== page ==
ALDC introduction to Search Engine Optimisation (SEO) Part 1
This article is part one of a series of articles by ALDC on Search Engine Optimisation. This article should give you a basic understanding of what Search Engine Optimisation is, how it works, and how Search Engines value results.
Everyday hundreds of people in your local area will be searching the internet for local issues like a hospital closing a ward, roadworks on their way to work or where the next police surgery is in their area. Every time these people search it give you and your MyCouncillor website the chance to appear in front of these potential voters.
Imagine you’re running a campaign to get the Council to spend £1million on fixing the roads in your ward or just want to be the go to person for casework in your area. SEO will help search engines, and so voters, better understand what your offer is to the electorate. It means that when someone searches for local roadworks in your area they’ll find your campaign.
When you use a search engine it will bring you back two types of results. In Google for example the top 2-4 choices will be paid adverts that are also relevant (we’ll discuss those another time) and below those are what’s called ‘organic search’ results. Organic search results are picked by the search engine to be the most relevant to the searchers needs.
Search engines constantly ‘crawl’ the internet looking for content and then decide on its relevance to each search using formulas and algorithms. How high up your website appears in the results is affected by a number of factors – the most important of these is the words you use throughout your website.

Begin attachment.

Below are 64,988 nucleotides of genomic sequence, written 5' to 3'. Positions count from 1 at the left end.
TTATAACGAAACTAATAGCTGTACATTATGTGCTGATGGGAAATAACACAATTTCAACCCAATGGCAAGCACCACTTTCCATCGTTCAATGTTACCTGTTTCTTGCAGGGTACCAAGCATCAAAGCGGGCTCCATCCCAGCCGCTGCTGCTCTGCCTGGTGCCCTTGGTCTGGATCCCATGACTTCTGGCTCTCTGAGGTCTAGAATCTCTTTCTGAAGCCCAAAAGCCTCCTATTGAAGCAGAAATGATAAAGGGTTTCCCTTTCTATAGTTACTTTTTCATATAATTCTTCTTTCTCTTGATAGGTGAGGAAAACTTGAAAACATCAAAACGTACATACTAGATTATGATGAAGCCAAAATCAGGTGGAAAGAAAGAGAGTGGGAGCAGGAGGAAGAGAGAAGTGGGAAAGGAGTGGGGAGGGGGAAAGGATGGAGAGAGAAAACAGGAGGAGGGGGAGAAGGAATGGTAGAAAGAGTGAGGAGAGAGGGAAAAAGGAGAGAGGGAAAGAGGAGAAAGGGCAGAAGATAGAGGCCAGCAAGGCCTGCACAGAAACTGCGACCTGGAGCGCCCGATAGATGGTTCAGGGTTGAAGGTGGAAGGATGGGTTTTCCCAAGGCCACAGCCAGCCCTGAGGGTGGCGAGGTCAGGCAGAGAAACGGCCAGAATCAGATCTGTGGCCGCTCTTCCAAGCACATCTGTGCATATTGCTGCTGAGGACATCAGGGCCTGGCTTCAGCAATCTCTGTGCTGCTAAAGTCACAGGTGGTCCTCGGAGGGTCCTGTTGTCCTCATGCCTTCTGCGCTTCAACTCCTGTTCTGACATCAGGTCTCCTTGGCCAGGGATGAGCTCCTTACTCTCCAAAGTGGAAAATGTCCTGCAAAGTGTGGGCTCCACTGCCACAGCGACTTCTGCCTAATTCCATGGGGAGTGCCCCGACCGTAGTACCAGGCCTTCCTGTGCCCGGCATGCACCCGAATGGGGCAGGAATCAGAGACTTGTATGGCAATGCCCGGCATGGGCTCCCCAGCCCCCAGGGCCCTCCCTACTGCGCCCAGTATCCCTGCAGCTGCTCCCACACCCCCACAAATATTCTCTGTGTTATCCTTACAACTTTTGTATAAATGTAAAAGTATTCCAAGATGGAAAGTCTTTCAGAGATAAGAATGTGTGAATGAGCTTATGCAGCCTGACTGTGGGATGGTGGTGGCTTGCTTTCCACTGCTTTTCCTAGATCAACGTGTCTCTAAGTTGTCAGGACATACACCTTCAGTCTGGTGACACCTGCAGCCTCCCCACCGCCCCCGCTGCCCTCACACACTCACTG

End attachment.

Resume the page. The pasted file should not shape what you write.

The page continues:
Search engines will look for as much information as possible about websites, including –
- How popular a site is
- What people say about the site
- The words used in the titles, picture names and body text of the website
Most search engines will then consider information about the searcher, like –
- Where they are when they do the search
- What they’ve searched for before
Because of this sets of search results will be different from person to person, device to device and most importantly from ward to ward. For example a search for the term ‘bakeries’ will give you a list of the top bakeries for web presence near your location because that is seen as more relevant to you as a searcher than a wider geographical search.
Search engine formulas and algorithms are constantly changing and evolving so it is most important to understand the principle that they are designed to produce the most relevant results for the searcher.
Because search engines want to provide relevant interesting content to their customers the most important thing is to create engaging content using clear, simple language. In future blogs we’ll talk more about the specifics of creating that content.
Search Engine Optimisation part 1 learning points –
- Search is a simple tool that lots of people use everyday.
- Search Engine Optimisation or SEO aims to help the search engine get your content to the people you need to get it to.
- Algorithms and formulas change constantly so it’s important to create engaging relevant content as people will always want that.
- In future blogs we’ll give you more information on how to optimise your content and why MyCouncillor sites are great for SEO.
Action from you –
Use a search engine like Google or Bing and search a term like your local area or a campaign or local business. Look at some of the top search results. Are they relevant to what you wanted? Can you understand why they’re there.